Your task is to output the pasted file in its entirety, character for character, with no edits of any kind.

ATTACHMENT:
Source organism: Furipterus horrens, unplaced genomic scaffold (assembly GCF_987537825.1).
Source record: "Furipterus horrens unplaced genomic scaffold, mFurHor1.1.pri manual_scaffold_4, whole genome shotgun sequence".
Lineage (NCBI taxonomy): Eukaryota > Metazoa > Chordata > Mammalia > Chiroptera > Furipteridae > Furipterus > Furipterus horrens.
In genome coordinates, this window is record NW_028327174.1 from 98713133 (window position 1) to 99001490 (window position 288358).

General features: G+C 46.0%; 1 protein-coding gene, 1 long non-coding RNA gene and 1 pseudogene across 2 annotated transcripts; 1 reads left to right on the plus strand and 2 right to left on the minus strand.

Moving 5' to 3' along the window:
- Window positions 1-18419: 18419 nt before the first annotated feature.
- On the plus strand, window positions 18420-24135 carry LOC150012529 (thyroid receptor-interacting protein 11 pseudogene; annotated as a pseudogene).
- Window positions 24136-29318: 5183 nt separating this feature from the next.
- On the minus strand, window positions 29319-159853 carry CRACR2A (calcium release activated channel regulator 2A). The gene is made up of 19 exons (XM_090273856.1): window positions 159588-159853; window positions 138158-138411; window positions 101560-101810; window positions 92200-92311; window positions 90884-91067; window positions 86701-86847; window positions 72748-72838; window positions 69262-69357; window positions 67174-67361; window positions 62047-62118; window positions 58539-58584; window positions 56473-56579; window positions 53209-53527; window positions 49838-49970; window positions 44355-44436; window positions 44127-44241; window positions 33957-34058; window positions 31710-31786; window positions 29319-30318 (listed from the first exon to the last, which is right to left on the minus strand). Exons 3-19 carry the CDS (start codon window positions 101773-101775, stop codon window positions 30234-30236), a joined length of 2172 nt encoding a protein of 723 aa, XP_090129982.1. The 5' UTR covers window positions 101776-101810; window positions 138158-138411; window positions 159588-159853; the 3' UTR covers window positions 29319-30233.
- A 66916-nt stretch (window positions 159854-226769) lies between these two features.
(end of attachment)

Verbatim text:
Source organism: Furipterus horrens, unplaced genomic scaffold (assembly GCF_987537825.1).
Source record: "Furipterus horrens unplaced genomic scaffold, mFurHor1.1.pri manual_scaffold_4, whole genome shotgun sequence".
Lineage (NCBI taxonomy): Eukaryota > Metazoa > Chordata > Mammalia > Chiroptera > Furipteridae > Furipterus > Furipterus horrens.
In genome coordinates, this window is record NW_028327174.1 from 98713133 (window position 1) to 99001490 (window position 288358).

General features: G+C 46.0%; 1 protein-coding gene, 1 long non-coding RNA gene and 1 pseudogene across 2 annotated transcripts; 1 reads left to right on the plus strand and 2 right to left on the minus strand.

Moving 5' to 3' along the window:
- Window positions 1-18419: 18419 nt before the first annotated feature.
- On the plus strand, window positions 18420-24135 carry LOC150012529 (thyroid receptor-interacting protein 11 pseudogene; annotated as a pseudogene).
- Window positions 24136-29318: 5183 nt separating this feature from the next.
- On the minus strand, window positions 29319-159853 carry CRACR2A (calcium release activated channel regulator 2A). The gene is made up of 19 exons (XM_090273856.1): window positions 159588-159853; window positions 138158-138411; window positions 101560-101810; window positions 92200-92311; window positions 90884-91067; window positions 86701-86847; window positions 72748-72838; window positions 69262-69357; window positions 67174-67361; window positions 62047-62118; window positions 58539-58584; window positions 56473-56579; window positions 53209-53527; window positions 49838-49970; window positions 44355-44436; window positions 44127-44241; window positions 33957-34058; window positions 31710-31786; window positions 29319-30318 (listed from the first exon to the last, which is right to left on the minus strand). Exons 3-19 carry the CDS (start codon window positions 101773-101775, stop codon window positions 30234-30236), a joined length of 2172 nt encoding a protein of 723 aa, XP_090129982.1. The 5' UTR covers window positions 101776-101810; window positions 138158-138411; window positions 159588-159853; the 3' UTR covers window positions 29319-30233.
- A 66916-nt stretch (window positions 159854-226769) lies between these two features.